The epidemiological features and underlying diseases are shown in Table 1. All patients were local residents of Wuhan, and only 2 patients acknowledged contact with patients confirmed with SARS-CoV-2 infection. All the patients denied a history of contact with wildlife or the Huanan seafood market. A large proportion of the patients were diagnosed with severe illness when admitted (77/82). Severe illness meets any of the following: (a) Increased respiratory rate (≥30 breaths/min), dyspnea, cyanosis of lips; (b) When breathing air, saturation of pulse oximetry (SPO) ≤93%; (c) Arterial partial pressure of oxygen (PaO2)/ concentration of oxygen inhalation (FiO2) ≤300mmHg (1mmHg = 0.133kPa); (d) Pulmonary imaging shows multiple lung lobe lesions or lesion progression within 48 hours >50%; (e) Combined with other clinical conditions requiring hospitalization. Critical illness meets any of the following: (a) Respiratory failure occurs and requires mechanical ventilation; (b) Shock occurs; (c) Combining other organ failure requires ICU monitoring treatment. Both severe and critical illness refer to “Hubei province new coronavirus infection pneumonia diagnosis and treatment guidelines (trial first edition)”. Most of the patients who died were male (65.9%), older than 60 years (80.5%), and the median age was 72.5 years (IQR 65.0–80.0). Most of the patients who died had comorbidities (75.6%), including hypertension (56.1%), heart disease (20.7%), diabetes (18.3%), cerebrovascular disease (12.2%), and cancer (7.3%). Thirty out of the 82 patients who died (30.5%) had 2 or more underlying diseases.
Causes of death of patients with COVID-19
We analyzed the causes of mortality of the patients with laboratory-confirmed SARS-CoV-2 infection (Table 2). Respiratory failure remained the leading cause of death (69.5%), followed by sepsis/multiple organ dysfunction syndrome (MOF) (28.0%), cardiac failure (14.6%), hemorrhage (6.1%), and renal failure (3.7%). Furthermore, respiratory, cardiac, hemorrhagic, hepatic, and renal damage were found in 100%, 89%, 80.5%, 78.0%, and 31.7% of patients, respectively. A majority of patients (75.6%) had 3 or more damaged organs or systems following infection with SARS-CoV-2.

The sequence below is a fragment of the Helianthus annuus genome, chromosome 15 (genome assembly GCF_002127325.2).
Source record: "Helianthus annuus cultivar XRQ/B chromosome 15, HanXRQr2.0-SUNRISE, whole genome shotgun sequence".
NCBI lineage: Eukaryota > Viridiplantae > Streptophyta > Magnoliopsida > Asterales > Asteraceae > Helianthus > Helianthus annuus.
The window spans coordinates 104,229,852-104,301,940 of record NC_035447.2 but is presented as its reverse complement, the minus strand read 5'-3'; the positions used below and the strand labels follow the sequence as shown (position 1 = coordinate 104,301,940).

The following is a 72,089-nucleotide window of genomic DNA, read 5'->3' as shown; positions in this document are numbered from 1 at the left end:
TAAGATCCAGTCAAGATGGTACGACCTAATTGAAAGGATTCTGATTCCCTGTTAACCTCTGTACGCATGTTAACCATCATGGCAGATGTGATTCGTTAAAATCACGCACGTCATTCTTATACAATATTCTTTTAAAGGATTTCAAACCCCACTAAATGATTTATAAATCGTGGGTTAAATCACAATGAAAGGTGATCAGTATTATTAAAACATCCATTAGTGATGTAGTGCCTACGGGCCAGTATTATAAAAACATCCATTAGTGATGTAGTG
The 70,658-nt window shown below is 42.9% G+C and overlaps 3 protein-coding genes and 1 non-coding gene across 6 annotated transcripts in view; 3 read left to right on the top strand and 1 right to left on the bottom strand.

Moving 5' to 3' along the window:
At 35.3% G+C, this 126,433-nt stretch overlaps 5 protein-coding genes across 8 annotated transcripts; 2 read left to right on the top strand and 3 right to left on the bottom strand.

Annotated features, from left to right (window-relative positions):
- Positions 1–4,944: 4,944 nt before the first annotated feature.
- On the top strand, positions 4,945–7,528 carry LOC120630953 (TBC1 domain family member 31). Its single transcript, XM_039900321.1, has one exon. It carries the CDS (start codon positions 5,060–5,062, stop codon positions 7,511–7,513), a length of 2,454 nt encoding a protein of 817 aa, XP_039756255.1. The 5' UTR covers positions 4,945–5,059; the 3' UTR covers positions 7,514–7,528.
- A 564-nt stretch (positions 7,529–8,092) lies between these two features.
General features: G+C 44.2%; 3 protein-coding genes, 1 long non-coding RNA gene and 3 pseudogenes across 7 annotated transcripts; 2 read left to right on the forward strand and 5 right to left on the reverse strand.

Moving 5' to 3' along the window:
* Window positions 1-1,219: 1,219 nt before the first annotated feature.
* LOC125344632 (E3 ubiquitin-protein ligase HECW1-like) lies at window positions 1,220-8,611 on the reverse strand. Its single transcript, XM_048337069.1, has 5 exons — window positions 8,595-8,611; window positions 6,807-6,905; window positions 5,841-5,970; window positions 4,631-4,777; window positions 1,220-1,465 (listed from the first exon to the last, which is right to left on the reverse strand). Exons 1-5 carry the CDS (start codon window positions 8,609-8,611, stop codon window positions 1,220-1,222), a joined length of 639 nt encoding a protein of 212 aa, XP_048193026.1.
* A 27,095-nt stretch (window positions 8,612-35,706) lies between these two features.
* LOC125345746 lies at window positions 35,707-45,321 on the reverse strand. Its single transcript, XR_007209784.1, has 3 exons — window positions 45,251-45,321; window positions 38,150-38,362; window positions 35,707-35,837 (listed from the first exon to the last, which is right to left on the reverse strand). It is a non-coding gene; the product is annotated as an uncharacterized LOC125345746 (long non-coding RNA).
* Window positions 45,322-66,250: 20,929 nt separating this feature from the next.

Initial symptoms, laboratory analyses, radiological findings
As shown in Table 3, fever (78.0%), cough (64.6%), and shortness of breath (63.4%) were the main common symptoms. Diarrhea was observed in 12.2% of patients. All patients had bilateral involvement on chest radiographs. On admission, lymphopenia (89.2%), neutrophilia (74.3%), and thrombocytopenia (24.3%) were usually observed. All the patients had increased C-reactive protein levels (100%), and most patients had a high NLR of >5.0 (94.5%) and SII index of >500 (89.2%) as well as high lactate dehydrogenase (93.2%), D-dimer (97.1%), cardiac troponin I (86.7%), and procalcitonin (81.2%) levels. Insufficient cell immunity with reduced CD3+ (93.1%), CD8+ (98.3%), and CD6+CD56+ (100%) cell counts and high levels of circulating IL-6 (100%) were observed in the patients.
Furthermore, in the last 24 hours of death, lymphopenia (73.7%), neutrophilia (100%), and thrombocytopenia (63.2%) were continuously present. Increased C-reactive protein levels, high NLRs, and increased lactate dehydrogenase and increased D-dimer were found in all patients. The incidence of neutrophilia increased from 74.3% to 100%, and the incidence of lymphopenia was reduced from 89.2% to 73.7%. The incidence of high creatinine and blood urea nitrogen increased from 15.3% to 45.0% and 48.6% to 85.0%, respectively. High levels of IL-6 (>10 U/L) remained in all detected patients. More than half of the patients had a pH value of less than 7.35 (52.9%) and a pO2 value of less than 60 mmHg (70.6%) (Table 4).
Treatment and survival time of dead patients with COVID-19
As shown in S2 Table, a total of 14 patients (17.1%) were treated in the ICU. Patients received oxygen therapy (100%) and mechanical ventilation (40.2%), including 4 with invasive mechanical ventilation (4.8%). All patients received intravenous antibiotics and antiviral medications, and systematic corticosteroids were used in 29 patients (35.3%).
The median time from initial symptom onset to death was 15 days (IQR 15–20), and a significant association between aspartate aminotransferase (p = 0.002), alanine aminotransferase (p = 0.037) and time from initial symptoms to death was remarkably observed (Fig 1A–1C).
The mortality of 6.2% from the current study was lower than that of SARS infection in 2003. However, the mortality rate from this center is slightly higher than that previously reported . We speculated that the reason might be that fewer patients in our study were transferred to the ICU in time when their condition rapidly worsened owing to the shortage of beds and medical supplies. On the other hand, limited death cases and fewer than 15 patients were included in their cohorts [8, 9], while many more death cases were included in the present study.